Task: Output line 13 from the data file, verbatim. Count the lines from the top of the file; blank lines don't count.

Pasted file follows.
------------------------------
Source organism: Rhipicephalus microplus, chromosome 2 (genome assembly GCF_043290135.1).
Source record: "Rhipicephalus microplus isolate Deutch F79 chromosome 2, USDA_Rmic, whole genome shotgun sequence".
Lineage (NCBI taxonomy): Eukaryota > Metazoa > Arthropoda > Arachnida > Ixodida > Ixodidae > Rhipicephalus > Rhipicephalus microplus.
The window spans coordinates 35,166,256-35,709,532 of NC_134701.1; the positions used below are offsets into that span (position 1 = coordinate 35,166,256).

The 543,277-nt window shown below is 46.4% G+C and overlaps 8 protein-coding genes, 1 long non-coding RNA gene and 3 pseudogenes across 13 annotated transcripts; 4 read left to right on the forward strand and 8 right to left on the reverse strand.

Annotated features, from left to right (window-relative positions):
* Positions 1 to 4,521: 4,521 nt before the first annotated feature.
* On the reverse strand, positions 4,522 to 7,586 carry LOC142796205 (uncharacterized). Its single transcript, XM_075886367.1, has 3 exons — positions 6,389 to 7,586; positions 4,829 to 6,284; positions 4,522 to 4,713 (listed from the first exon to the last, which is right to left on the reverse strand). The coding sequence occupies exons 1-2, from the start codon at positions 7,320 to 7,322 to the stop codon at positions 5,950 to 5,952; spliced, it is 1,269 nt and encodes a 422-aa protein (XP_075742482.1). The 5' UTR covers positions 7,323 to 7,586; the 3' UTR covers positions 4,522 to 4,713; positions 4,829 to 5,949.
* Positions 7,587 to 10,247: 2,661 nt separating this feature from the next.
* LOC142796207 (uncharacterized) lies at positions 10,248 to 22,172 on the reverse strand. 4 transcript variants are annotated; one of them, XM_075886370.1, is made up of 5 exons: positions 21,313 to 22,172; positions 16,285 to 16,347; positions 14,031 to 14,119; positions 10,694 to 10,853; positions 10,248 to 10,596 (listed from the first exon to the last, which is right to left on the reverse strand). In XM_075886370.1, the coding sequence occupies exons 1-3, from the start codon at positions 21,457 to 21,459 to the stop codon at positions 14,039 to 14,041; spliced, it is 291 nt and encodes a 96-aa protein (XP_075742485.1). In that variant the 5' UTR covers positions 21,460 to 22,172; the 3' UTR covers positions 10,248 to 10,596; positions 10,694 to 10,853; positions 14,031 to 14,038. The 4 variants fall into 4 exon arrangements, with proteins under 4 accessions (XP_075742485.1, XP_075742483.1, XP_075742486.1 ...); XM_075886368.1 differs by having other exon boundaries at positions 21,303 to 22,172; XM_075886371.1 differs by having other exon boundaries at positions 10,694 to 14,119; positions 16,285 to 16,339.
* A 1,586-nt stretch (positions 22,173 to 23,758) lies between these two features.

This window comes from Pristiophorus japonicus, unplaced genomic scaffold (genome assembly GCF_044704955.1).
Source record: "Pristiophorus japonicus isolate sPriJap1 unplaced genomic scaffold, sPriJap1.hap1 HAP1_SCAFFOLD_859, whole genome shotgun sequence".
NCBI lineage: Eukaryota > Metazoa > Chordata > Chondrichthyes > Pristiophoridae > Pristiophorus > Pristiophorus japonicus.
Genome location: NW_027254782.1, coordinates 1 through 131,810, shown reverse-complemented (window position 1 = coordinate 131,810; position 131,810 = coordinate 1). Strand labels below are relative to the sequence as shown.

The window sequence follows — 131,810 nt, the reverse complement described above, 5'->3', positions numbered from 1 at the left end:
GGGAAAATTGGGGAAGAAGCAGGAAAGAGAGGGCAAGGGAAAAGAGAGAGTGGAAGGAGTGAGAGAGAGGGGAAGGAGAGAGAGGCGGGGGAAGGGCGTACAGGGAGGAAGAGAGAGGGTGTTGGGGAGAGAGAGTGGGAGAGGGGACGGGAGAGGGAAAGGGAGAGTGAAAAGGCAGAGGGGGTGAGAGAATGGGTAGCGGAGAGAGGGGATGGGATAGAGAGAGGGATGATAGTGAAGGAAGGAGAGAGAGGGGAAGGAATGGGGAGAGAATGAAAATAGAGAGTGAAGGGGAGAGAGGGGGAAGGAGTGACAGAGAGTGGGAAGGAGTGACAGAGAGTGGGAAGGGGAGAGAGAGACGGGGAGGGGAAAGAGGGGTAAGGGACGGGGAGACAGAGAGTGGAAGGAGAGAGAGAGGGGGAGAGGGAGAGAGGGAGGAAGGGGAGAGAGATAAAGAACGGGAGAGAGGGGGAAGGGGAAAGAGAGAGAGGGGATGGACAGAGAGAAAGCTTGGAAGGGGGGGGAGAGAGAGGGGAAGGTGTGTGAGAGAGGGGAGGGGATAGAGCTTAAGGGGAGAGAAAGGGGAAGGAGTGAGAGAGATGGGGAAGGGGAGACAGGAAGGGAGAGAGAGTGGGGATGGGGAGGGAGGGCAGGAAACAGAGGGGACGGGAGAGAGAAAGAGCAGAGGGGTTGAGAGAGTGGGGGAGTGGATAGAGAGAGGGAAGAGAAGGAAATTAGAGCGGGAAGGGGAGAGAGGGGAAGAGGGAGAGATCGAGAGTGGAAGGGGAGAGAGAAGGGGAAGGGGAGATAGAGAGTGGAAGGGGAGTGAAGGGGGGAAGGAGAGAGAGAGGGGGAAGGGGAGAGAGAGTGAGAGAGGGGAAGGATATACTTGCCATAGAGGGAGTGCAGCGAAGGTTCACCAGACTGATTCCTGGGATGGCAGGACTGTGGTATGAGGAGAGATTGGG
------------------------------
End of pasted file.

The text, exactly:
Source record: "Pristiophorus japonicus isolate sPriJap1 unplaced genomic scaffold, sPriJap1.hap1 HAP1_SCAFFOLD_859, whole genome shotgun sequence".